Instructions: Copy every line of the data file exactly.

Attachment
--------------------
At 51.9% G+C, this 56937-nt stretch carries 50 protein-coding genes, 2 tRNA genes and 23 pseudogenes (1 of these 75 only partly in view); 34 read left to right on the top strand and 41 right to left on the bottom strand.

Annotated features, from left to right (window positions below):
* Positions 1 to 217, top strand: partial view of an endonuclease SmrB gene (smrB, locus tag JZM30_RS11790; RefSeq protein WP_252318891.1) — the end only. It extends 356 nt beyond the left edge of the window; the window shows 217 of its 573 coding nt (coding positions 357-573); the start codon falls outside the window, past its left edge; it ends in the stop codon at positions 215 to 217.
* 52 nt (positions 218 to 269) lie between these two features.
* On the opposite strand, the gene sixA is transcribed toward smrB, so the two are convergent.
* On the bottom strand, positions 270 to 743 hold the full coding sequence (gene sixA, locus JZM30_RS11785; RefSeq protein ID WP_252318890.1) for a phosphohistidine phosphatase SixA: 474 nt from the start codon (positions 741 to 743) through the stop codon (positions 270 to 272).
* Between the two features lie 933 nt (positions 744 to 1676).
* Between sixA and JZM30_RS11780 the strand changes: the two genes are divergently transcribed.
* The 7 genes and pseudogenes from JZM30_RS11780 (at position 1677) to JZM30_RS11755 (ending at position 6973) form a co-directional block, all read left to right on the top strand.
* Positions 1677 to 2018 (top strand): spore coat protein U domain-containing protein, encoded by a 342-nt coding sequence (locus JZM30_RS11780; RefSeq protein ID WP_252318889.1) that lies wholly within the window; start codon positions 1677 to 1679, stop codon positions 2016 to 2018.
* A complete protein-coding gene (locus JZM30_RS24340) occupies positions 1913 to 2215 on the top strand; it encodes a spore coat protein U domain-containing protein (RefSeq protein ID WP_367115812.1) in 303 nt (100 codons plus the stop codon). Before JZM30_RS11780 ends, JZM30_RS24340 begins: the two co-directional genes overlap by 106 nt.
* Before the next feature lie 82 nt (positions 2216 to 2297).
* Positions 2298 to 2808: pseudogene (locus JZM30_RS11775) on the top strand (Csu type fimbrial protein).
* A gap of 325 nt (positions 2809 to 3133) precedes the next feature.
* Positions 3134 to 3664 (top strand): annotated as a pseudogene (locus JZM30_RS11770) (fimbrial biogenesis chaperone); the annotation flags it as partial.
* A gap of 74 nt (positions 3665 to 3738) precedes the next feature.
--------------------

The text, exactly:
At 51.9% G+C, this 56937-nt stretch carries 50 protein-coding genes, 2 tRNA genes and 23 pseudogenes (1 of these 75 only partly in view); 34 read left to right on the top strand and 41 right to left on the bottom strand.

Annotated features, from left to right (window positions below):
* Positions 1 to 217, top strand: partial view of an endonuclease SmrB gene (smrB, locus tag JZM30_RS11790; RefSeq protein WP_252318891.1) — the end only. It extends 356 nt beyond the left edge of the window; the window shows 217 of its 573 coding nt (coding positions 357-573); the start codon falls outside the window, past its left edge; it ends in the stop codon at positions 215 to 217.
* 52 nt (positions 218 to 269) lie between these two features.
* On the opposite strand, the gene sixA is transcribed toward smrB, so the two are convergent.
* On the bottom strand, positions 270 to 743 hold the full coding sequence (gene sixA, locus JZM30_RS11785; RefSeq protein ID WP_252318890.1) for a phosphohistidine phosphatase SixA: 474 nt from the start codon (positions 741 to 743) through the stop codon (positions 270 to 272).
* Between the two features lie 933 nt (positions 744 to 1676).
* Between sixA and JZM30_RS11780 the strand changes: the two genes are divergently transcribed.
* The 7 genes and pseudogenes from JZM30_RS11780 (at position 1677) to JZM30_RS11755 (ending at position 6973) form a co-directional block, all read left to right on the top strand.
* Positions 1677 to 2018 (top strand): spore coat protein U domain-containing protein, encoded by a 342-nt coding sequence (locus JZM30_RS11780; RefSeq protein ID WP_252318889.1) that lies wholly within the window; start codon positions 1677 to 1679, stop codon positions 2016 to 2018.
* A complete protein-coding gene (locus JZM30_RS24340) occupies positions 1913 to 2215 on the top strand; it encodes a spore coat protein U domain-containing protein (RefSeq protein ID WP_367115812.1) in 303 nt (100 codons plus the stop codon). Before JZM30_RS11780 ends, JZM30_RS24340 begins: the two co-directional genes overlap by 106 nt.
* Before the next feature lie 82 nt (positions 2216 to 2297).
* Positions 2298 to 2808: pseudogene (locus JZM30_RS11775) on the top strand (Csu type fimbrial protein).
* A gap of 325 nt (positions 2809 to 3133) precedes the next feature.
* Positions 3134 to 3664 (top strand): annotated as a pseudogene (locus JZM30_RS11770) (fimbrial biogenesis chaperone); the annotation flags it as partial.
* A gap of 74 nt (positions 3665 to 3738) precedes the next feature.